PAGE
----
QUESTION
Do you believe in science?
WHAT IS SOCIOLOGY?
Study of Society
- What is a Society?
- How is it constructed, maintained and changed?
Study of Human Social Activity
- How do people behave?
- What ”external” (non-cognitive) explanations can
we find for this behaviour?
FAMOUS EARLY SOCIOLOGIST
OBJECTS OF STUDY
SOCIOLOGICAL BRANCHES
A SOCIOLOGICAL EXPLANATION
Macro (structural functionalism):
Biology as a model.
Institution X is a function for society as a whole (society = organism)
Ex. Family’s are a function to transfer our norms to the next generation
Love is a function to maintain families
Micro:
Ex. Humans have a tendency to fall in love with people with whom they share the same
class/ethnicity/status because the share the same social life and behaviour and are
exposed to each other with in their limited sphere
MODERN DEVELOPMENTS
Culture studies
Gender studies
Post modernism
Post structuralism
Critical realism
Environmental sociology
RELATIVISM & REFLEXION
Sociology teach us that what we regard as natural, unavoidable, god or true are
results of historical and social powers and contexts
To know way we regard something as a fact we need to look in to the context that
supports the truth.
THE IMPORTANCE OF CONTEXT
No science AND society – only
science IN society
No science AND agency – only
science AS agency
TECHNOLOGY AND SOCIETY
SOCIOLOGY OF SCIENCE
Science as:
-
A Culture
-
System of norms
-
Discourse
-
Society
-
Community
-
Agency
-
Religion
-
Capitalism
THE STRONG PROGRAM
As formulated by David Bloor in Knowledge and Social Imagery (1976), the strong
programme has four indispensable components:
Causality: it examines the conditions (psychological, social, and cultural) that bring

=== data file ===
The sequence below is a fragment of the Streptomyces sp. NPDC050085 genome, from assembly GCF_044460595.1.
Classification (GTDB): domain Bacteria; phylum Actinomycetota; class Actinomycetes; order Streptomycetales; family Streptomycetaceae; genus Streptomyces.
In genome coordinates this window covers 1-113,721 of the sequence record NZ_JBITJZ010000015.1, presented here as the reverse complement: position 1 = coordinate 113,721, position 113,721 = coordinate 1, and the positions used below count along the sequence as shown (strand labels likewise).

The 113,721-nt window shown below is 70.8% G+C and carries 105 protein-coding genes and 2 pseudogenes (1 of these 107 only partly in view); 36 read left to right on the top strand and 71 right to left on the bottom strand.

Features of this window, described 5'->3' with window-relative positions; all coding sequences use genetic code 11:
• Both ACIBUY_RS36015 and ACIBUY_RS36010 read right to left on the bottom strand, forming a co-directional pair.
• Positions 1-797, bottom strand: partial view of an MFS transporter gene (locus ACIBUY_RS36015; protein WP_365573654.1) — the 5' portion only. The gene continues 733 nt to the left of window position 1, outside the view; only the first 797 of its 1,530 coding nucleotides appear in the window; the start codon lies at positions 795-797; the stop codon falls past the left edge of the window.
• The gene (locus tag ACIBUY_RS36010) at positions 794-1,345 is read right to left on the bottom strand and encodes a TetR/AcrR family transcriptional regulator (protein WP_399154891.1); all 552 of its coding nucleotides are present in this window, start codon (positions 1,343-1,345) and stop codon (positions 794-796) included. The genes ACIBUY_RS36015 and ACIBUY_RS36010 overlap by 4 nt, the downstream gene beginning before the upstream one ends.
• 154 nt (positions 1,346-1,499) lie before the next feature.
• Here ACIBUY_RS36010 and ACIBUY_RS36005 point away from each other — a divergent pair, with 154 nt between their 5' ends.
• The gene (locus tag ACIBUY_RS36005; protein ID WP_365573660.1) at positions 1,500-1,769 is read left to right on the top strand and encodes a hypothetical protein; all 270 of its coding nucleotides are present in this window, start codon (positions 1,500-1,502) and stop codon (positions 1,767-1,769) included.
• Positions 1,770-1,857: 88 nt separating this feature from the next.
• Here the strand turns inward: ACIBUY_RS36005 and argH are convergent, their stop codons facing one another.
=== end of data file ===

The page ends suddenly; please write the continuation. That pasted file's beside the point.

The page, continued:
about claims to a certain kind of knowledge.
Impartiality: it examines successful as well as unsuccessful knowledge claims.
Symmetry: the same types of explanations are used for successful and unsuccessful
knowledge claims alike.
Reflexivity: it must be applicable to sociology itself.
ETHNOMETODOLOGY – WHAT DO SCIENTIST DO
WHEN THE DO SCIENCE?
Woolgar & Latour - Laboratory Life
The talk, write, send papers, argue, presents,
defend, drinks coffee,
Agency to the artefacts
Computer says no
INSCRIPTIONS = DATA = AGENCY TO MACHINES
WHAT ”FUNCTION” DOES METHOD HAVE FOR
SCIENCE?
Comparability
Communication
It's the details that sell your story!
THE SCIENTIFIC DISCOURSE
-
0ut-there-ness
-
Neutrality
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Modality
-
Credibility
CONSTRUCTING FACTS
Facts are
Scientific optimism
Brought in
Placed out
Reflexive construtivism
Scientific Community
SCIENTIFIC STATEMENTS
I belive X
Professor Z claims X
Results from test show that X
X is a fact
SOCIOLOGY OF TRANSLATIONS
1. Problematisation
What is the problem that needs to be solved? Who are the relevant actors? Delegates need
to be identified that will represent groups of actors. During problematisation, the primary
actor tries to establish itself as an obligatory passage point (OPP) between the other actors
and the network, so that it becomes indispensable.
2. Interessement
Getting the actors interested and negotiating the terms of their involvement. The primary
actor works to convince the other actors that the roles it has defined for them are
acceptable.
3. Enrollment
Actors accept the roles that have been defined for them during interessement.
4. Mobilization of allies
Do the delegate actors in the network adequately represent the masses? If so, enrollment
becomes active support.
WHY MESS THINGS UP?
How does experts learn?
How to argue for science?
How do you construct good solid facts?
There is no where to run!
QUESTION:
Do you BELIVE in science?